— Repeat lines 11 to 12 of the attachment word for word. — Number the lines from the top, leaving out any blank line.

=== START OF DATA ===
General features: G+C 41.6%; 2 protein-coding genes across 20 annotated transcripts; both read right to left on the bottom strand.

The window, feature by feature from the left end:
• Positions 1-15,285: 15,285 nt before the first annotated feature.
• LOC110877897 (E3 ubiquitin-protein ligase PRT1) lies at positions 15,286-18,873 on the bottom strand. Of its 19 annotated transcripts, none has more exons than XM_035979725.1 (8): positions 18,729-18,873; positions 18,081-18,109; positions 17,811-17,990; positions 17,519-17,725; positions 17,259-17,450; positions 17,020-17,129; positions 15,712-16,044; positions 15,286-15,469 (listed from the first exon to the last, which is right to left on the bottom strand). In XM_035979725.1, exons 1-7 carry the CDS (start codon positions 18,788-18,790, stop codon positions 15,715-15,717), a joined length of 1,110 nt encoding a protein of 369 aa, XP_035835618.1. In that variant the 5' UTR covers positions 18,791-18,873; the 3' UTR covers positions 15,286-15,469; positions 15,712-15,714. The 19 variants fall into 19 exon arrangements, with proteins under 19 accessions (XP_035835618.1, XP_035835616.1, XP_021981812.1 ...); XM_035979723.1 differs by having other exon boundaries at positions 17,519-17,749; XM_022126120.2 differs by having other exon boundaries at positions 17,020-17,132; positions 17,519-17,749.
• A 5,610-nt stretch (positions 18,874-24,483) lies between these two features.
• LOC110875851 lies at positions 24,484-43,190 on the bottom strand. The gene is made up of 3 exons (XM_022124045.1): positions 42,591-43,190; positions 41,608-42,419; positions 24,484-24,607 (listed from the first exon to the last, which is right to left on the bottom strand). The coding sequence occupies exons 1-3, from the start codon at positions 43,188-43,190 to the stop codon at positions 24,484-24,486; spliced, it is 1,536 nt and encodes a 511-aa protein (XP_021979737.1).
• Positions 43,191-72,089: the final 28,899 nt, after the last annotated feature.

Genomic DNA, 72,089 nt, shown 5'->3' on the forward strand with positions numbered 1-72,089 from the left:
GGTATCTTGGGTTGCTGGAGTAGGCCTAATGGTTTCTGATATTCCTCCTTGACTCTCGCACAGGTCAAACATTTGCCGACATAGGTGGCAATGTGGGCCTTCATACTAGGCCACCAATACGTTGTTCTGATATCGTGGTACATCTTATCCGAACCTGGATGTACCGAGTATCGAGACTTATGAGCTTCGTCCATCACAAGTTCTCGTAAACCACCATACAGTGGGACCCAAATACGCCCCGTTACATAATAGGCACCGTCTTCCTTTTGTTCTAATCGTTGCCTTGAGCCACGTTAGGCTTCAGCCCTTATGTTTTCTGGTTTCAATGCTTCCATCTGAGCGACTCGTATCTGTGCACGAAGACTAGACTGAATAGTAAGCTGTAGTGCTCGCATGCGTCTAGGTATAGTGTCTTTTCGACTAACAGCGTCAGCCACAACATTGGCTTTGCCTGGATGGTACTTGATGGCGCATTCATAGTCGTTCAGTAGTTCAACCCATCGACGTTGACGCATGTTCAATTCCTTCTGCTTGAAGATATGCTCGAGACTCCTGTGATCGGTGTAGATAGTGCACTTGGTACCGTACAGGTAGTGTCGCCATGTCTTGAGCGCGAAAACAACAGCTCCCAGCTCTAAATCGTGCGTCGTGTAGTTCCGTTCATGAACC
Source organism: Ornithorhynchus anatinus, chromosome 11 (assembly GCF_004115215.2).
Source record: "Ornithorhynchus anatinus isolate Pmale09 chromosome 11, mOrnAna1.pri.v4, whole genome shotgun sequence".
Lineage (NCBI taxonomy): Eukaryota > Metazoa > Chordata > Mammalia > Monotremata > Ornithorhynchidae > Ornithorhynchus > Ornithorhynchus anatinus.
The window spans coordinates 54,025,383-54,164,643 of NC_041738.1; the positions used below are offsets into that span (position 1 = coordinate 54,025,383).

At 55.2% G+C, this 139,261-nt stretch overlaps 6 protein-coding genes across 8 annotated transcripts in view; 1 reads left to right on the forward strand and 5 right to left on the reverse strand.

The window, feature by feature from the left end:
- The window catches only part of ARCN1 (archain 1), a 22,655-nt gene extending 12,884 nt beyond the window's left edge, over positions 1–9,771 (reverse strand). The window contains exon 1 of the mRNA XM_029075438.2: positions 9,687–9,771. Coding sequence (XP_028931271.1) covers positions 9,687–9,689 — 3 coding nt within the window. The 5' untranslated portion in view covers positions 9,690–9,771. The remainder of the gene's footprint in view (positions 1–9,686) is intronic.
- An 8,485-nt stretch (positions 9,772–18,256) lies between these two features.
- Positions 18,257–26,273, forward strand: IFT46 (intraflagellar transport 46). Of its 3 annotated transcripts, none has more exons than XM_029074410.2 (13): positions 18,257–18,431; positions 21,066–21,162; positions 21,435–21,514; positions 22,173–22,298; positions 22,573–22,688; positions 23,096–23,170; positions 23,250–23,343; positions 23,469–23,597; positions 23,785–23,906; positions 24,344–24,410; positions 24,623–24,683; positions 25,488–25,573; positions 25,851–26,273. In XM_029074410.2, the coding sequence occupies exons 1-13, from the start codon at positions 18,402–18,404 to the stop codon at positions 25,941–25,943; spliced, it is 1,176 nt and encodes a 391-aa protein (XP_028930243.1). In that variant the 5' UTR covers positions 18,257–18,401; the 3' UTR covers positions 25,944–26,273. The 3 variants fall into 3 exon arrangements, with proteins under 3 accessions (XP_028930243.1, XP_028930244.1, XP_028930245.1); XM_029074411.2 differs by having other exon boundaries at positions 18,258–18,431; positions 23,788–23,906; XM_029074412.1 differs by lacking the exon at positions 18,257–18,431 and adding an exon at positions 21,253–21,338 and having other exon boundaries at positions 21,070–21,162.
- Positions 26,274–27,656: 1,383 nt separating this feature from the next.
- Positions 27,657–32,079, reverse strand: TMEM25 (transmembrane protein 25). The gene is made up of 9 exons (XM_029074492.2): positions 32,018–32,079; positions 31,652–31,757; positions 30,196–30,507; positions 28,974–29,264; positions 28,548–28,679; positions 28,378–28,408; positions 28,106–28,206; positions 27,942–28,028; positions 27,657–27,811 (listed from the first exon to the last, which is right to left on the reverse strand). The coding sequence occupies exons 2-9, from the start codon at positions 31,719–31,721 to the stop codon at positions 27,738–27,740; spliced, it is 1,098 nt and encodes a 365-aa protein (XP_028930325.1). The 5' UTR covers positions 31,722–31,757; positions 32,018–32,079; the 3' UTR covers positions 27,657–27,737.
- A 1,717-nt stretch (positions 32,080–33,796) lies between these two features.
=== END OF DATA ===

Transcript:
Source record: "Ornithorhynchus anatinus isolate Pmale09 chromosome 11, mOrnAna1.pri.v4, whole genome shotgun sequence".
Lineage (NCBI taxonomy): Eukaryota > Metazoa > Chordata > Mammalia > Monotremata > Ornithorhynchidae > Ornithorhynchus > Ornithorhynchus anatinus.